What Does the Term Frozen Mean in the Stock Market?

Most of the time, the stock market is in constant motion. Millions of trades can go through in an hour, and millions of traders participate. When the market freezes, trading stops. When a trader's account is frozen, she's shut out until her account is thawed out. There are multiple reasons an account, or a stock exchange, might be frozen.

Nobody Buys

The market stays busy as long as some people are eager to buy and others are ready to sell. Some market freezes take place because nobody has the knowledge to trade successfully. For example, one French bank froze withdrawals from three of its investment funds in 2007. The bank said that because of a lack of liquidity in the U.S. market, there hadn't been enough trades in the fund's securities to calculate how much they were currently worth. That made it hard to set the value of withdrawals.

Technical Glitch

Sometimes markets freeze up because of technical problems. The Nasdaq stock market froze in 1987 for 82 minutes because of a power failure that shut down its main computer. In August 2013, a "flash freeze" stopped trading on the exchange for three hours. Nasdaq's statement says a problem distributing stock-price quotes froze trading for 30 minutes. It took another couple of hours before the Nasdaq staff had everything in place to resume trading.

Pump and Dump

A freeze on an individual account usually means trouble. In 2006, for instance, the Securities and Exchange Commission froze a Russian investor's accounts, along with those of his company. The SEC charged that the man had hacked other investors' accounts, using them to put in overpriced bids for stocks he owned. That pumped up the price, after which he dumped the stocks at a high profit. The unwitting buyers then saw their new shares plummet back to their real value.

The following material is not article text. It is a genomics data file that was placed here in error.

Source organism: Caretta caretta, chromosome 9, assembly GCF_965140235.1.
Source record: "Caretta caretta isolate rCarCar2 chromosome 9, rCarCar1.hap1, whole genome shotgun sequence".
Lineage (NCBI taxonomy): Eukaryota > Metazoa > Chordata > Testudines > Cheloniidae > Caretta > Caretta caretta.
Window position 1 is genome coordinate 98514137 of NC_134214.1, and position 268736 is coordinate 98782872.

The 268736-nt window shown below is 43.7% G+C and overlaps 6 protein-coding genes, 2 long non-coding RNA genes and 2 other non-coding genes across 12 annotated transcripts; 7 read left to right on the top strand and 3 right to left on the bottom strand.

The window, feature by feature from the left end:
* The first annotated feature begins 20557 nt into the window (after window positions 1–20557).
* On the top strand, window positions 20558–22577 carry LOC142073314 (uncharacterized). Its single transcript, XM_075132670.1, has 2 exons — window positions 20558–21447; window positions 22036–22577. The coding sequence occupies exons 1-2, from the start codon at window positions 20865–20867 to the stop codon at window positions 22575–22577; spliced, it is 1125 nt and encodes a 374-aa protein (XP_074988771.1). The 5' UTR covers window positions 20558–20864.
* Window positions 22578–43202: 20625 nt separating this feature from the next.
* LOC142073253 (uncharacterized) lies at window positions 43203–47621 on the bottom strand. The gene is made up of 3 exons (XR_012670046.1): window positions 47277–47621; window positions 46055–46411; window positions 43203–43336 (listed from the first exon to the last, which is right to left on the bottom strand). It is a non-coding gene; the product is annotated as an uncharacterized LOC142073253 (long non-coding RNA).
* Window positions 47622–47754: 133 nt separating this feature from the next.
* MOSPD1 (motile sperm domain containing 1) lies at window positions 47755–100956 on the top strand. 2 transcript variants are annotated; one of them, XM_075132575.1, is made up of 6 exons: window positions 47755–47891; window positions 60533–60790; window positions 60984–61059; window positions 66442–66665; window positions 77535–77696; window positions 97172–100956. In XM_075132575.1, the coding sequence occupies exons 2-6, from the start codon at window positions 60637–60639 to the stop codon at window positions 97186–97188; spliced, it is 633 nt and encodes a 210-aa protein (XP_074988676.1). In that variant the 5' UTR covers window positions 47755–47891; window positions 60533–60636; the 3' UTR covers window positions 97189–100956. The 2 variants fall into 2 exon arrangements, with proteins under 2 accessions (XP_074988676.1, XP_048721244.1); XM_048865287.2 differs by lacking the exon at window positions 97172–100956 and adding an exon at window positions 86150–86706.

Insider Trading

Insider trading -- buying or selling with knowledge not available to the public -- is another way investors end up with accounts frozen. In 2013, the SEC froze a trading account with Goldman Sachs that bought up shares of H.J. Heinz just before an investment group announced it was buying the company. The announcement sent share prices soaring. SEC said it suspected insider trading as the timing of the large Heinz stock purchase indicated someone knew the announcement was coming.

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About the Author

A graduate of Oberlin College, Fraser Sherman began writing in 1981. Since then he's researched and written newspaper and magazine stories on city government, court cases, business, real estate and finance, the uses of new technologies and film history. Sherman has worked for more than a decade as a newspaper reporter, and his magazine articles have been published in "Newsweek," "Air & Space," "Backpacker" and "Boys' Life." Sherman is also the author of three film reference books, with a fourth currently under way.

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